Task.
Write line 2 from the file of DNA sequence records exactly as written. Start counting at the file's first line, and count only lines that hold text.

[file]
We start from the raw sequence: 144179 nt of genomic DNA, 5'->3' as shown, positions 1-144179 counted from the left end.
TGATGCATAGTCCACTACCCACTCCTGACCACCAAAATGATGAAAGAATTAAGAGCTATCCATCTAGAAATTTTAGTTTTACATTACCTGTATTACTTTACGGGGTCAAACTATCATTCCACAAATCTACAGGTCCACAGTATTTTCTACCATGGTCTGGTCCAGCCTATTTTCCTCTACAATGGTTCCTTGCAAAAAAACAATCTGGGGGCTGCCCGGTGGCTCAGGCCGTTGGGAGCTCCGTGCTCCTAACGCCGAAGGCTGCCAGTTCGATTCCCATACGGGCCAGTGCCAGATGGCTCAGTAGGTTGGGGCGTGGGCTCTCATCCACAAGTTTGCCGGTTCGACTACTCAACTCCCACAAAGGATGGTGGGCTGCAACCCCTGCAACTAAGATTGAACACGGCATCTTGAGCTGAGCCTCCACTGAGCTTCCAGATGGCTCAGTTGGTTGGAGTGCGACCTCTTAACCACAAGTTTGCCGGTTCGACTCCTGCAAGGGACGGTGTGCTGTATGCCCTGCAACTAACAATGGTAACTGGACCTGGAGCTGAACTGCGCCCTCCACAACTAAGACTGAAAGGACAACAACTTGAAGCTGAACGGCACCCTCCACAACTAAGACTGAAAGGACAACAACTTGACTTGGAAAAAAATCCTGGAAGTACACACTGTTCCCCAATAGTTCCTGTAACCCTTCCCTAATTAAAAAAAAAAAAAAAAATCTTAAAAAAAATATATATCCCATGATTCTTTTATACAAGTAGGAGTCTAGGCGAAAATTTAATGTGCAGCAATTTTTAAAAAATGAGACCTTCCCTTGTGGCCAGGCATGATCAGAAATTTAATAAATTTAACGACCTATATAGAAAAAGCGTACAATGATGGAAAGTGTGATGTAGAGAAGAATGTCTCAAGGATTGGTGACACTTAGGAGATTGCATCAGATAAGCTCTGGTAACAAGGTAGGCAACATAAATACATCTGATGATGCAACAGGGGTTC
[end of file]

TGATGCATAGTCCACTACCCACTCCTGACCACCAAAATGATGAAAGAATTAAGAGCTATCCATCTAGAAATTTTAGTTTTACATTACCTGTATTACTTTACGGGGTCAAACTATCATTCCACAAATCTACAGGTCCACAGTATTTTCTACCATGGTCTGGTCCAGCCTATTTTCCTCTACAATGGTTCCTTGCAAAAAAACAATCTGGGGGCTGCCCGGTGGCTCAGGCCGTTGGGAGCTCCGTGCTCCTAACGCCGAAGGCTGCCAGTTCGATTCCCATACGGGCCAGTGCCAGATGGCTCAGTAGGTTGGGGCGTGGGCTCTCATCCACAAGTTTGCCGGTTCGACTACTCAACTCCCACAAAGGATGGTGGGCTGCAACCCCTGCAACTAAGATTGAACACGGCATCTTGAGCTGAGCCTCCACTGAGCTTCCAGATGGCTCAGTTGGTTGGAGTGCGACCTCTTAACCACAAGTTTGCCGGTTCGACTCCTGCAAGGGACGGTGTGCTGTATGCCCTGCAACTAACAATGGTAACTGGACCTGGAGCTGAACTGCGCCCTCCACAACTAAGACTGAAAGGACAACAACTTGAAGCTGAACGGCACCCTCCACAACTAAGACTGAAAGGACAACAACTTGACTTGGAAAAAAATCCTGGAAGTACACACTGTTCCCCAATAGTTCCTGTAACCCTTCCCTAATTAAAAAAAAAAAAAAAAATCTTAAAAAAAATATATATCCCATGATTCTTTTATACAAGTAGGAGTCTAGGCGAAAATTTAATGTGCAGCAATTTTTAAAAAATGAGACCTTCCCTTGTGGCCAGGCATGATCAGAAATTTAATAAATTTAACGACCTATATAGAAAAAGCGTACAATGATGGAAAGTGTGATGTAGAGAAGAATGTCTCAAGGATTGGTGACACTTAGGAGATTGCATCAGATAAGCTCTGGTAACAAGGTAGGCAACATAAATACATCTGATGATGCAACAGGGGTTC